• Murat
    May 6, 2008

    In 1996, I lost my mother to an ovarian cancer. Three days before she died, I woke up in the morning with tears running down my cheeks. I had cried during a dream. In my dream, I saw my mother in a beautiful meadow, with a evergreen forest behind her. The whole place was flooded with a wonderful golden light. My mother, although she looked terrible due to illness, looked in the dream very young and very healthy. She was all smile and happy to be where she was. I was so happy and amazed to see her in good health and suddenly back to life that I cried.

    She was waving me good bye. I had the message, or the feeling, that she was telling me not to worry, that she was leaving, that she would be fine. I asked her where she was going, and she kept saying not to worry. Then I woke up. As I was in bed in my room wiping the tears off my face, the door of my room suddenly opened. My mom, who could barely walk by herself and whose brain had been tampered by the cancer, walked in, leaned on me and embraced me, as strong as she could. Then she walked back to her room and lay in bed. Following this wonderful event, I decided not to say anything to my father, believing that my mother was about to die, anytime during that day.

    In the afternoon, though, I had coffee with my father in the kitchen. My mother was in bed. As we were having coffee, my father suddenly tells me that he woke up that morning… crying. That he had seen my mother in a wonderful place: a meadow, huge trees in the background, waving him good bye. Exactly the same dream I had had that very same morning. I was stunned. I told him that I, too, had seen her in my dream.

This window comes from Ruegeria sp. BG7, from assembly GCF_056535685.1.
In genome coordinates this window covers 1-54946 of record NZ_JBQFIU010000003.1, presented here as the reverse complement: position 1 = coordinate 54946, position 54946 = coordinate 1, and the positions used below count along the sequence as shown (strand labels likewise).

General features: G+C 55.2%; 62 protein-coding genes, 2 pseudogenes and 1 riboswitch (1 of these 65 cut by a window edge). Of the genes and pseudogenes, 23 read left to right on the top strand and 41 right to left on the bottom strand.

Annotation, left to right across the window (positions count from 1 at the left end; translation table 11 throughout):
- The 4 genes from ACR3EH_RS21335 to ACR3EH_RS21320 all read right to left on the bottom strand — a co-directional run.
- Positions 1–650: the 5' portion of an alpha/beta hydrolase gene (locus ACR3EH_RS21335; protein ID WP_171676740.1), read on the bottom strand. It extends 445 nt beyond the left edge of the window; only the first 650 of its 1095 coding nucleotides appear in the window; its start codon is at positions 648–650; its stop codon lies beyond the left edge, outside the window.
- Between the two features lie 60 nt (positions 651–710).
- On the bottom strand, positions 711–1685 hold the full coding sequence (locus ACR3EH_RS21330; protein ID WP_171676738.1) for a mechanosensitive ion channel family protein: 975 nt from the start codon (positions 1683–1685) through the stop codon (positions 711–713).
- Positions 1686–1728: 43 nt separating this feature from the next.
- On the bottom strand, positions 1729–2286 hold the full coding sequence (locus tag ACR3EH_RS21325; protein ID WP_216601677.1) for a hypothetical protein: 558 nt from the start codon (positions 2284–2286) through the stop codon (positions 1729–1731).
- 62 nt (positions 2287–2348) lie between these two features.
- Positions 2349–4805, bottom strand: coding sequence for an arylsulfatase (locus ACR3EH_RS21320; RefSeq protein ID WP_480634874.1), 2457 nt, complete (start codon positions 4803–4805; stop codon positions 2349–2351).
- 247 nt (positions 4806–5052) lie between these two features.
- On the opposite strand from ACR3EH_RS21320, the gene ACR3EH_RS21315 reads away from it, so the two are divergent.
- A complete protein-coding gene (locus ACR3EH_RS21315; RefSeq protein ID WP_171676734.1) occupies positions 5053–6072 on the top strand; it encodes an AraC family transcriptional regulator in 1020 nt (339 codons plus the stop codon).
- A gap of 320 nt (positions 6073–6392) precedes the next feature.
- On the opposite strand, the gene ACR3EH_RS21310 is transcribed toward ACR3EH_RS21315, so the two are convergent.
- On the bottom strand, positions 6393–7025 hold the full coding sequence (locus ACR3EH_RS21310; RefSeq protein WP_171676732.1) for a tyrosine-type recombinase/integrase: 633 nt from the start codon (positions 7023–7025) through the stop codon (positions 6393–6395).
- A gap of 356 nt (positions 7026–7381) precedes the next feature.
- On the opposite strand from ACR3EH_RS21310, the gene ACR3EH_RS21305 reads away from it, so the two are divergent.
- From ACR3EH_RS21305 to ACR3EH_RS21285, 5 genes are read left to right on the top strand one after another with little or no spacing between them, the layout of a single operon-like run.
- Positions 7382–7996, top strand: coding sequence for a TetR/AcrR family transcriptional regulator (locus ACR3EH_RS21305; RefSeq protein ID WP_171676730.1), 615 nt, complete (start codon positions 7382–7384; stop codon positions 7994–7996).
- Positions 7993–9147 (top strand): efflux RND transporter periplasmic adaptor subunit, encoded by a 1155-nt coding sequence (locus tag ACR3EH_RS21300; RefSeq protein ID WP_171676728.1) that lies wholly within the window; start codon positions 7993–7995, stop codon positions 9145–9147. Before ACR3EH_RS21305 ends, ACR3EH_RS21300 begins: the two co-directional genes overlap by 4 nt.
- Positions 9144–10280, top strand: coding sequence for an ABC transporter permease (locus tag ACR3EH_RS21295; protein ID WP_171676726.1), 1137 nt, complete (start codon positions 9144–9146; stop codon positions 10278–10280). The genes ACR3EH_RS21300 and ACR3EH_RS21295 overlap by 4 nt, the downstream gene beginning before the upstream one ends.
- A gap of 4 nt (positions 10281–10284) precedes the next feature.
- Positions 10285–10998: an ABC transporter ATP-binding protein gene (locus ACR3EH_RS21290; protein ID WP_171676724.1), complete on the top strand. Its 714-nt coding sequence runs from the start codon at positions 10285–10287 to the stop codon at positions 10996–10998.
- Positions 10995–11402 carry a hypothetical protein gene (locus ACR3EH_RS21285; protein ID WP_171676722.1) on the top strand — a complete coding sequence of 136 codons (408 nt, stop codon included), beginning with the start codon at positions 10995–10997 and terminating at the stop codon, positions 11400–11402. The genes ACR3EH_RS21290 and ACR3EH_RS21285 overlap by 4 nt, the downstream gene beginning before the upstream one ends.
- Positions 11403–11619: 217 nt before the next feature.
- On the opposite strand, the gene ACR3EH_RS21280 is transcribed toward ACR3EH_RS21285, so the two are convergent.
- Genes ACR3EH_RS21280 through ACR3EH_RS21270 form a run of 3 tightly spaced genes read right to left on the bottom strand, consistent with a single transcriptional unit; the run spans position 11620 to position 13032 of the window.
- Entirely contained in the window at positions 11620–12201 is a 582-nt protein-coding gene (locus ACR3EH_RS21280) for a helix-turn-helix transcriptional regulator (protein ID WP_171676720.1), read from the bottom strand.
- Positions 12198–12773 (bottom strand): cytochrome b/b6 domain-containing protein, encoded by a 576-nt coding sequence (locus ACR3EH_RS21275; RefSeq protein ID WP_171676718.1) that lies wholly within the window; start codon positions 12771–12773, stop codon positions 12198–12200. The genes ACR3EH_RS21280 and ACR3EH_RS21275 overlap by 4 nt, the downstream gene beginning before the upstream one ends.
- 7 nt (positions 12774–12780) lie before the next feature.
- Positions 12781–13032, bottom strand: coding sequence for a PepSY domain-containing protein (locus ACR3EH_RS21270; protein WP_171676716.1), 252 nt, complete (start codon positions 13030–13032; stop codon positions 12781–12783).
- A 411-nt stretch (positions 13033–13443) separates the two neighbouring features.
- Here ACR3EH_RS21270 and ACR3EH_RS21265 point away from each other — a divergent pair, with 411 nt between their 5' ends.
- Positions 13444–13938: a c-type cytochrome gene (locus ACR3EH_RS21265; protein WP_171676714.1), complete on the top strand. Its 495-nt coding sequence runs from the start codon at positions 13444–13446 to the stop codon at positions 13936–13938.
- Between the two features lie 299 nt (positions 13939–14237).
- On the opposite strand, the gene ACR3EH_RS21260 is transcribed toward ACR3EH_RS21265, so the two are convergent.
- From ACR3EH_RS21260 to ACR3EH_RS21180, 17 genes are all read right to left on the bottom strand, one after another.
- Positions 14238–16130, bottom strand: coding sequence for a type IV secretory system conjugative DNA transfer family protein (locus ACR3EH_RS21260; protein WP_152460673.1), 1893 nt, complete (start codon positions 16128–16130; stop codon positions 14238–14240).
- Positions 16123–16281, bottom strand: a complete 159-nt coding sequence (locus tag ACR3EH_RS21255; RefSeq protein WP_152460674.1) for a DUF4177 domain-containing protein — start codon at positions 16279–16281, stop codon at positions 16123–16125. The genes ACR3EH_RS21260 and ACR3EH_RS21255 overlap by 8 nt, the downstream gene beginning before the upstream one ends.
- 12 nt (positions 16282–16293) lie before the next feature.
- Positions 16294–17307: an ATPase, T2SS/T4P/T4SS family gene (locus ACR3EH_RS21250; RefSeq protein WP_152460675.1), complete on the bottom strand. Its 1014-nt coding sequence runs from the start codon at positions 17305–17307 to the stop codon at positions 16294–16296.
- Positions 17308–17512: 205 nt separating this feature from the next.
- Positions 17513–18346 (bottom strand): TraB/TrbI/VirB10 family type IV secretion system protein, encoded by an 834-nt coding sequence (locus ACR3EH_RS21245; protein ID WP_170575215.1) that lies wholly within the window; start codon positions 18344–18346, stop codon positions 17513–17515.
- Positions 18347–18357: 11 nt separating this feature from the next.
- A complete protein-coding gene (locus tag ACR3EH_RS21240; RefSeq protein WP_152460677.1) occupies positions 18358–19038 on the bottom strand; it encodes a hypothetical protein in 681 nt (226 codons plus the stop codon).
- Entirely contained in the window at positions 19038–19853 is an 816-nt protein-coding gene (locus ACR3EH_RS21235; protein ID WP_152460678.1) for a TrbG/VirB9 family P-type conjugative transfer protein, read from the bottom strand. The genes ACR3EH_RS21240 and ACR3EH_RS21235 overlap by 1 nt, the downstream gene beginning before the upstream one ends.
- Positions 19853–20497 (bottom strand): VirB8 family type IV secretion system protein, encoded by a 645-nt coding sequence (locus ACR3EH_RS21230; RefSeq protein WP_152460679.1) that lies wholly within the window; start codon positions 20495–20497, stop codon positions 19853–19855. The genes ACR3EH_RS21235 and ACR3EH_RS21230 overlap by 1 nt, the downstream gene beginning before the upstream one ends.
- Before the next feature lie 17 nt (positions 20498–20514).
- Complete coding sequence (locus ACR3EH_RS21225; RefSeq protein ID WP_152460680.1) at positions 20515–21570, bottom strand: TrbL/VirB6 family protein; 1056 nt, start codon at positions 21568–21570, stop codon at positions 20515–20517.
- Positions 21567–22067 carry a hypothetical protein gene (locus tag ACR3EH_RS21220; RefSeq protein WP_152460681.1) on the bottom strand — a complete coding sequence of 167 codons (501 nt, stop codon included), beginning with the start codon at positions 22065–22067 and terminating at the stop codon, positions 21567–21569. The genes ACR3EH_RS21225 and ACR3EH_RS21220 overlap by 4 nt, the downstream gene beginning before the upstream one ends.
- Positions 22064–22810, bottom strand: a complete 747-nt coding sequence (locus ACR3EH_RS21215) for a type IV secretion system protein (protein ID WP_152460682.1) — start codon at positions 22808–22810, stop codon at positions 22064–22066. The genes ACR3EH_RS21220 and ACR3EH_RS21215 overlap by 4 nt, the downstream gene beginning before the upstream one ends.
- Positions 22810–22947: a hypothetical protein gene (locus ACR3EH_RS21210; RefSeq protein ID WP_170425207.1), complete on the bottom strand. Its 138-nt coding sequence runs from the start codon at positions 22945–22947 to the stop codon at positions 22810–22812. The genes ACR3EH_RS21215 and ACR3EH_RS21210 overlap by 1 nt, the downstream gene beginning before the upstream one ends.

My mother passed away three days later. We buried her the next day. The following day, a woman came to visit us. She used to come to help for cleaning and cooking when my mother was alive. Actually, she was the only one who came to help (close relatives, that my father and mother had helped out so many times, were nowhere to be seen when my mother’s health started to decline, although they were staying two minutes away… on foot. But this is another matter).

    Anyway, my mother was very grateful that this woman would spend time to help. This woman came home and told us that three days before my mother died, she had a dream. At our bewilderment, it was the exact same dream that my father and I had.

    I don’t know about coincidences. My father and I had endured for the last eight months considerable stress due to my mom’s illness. And I can understand that, perhaps, this dream could have been just a burn out effect. But this “third party”, I can’t explain.

    I believe it was great. I just knew, somehow, that my mom would be OK where she would go. I also know, that close relatives who didn’t help, who turned away their head, who didn’t basically care about her, didn’t get any “message”.

    Now, I would love to know if my mother had a near-death-experience three days before she passed away, and if she did, have my father, this woman and myself, been part of it?


    Murat Karaali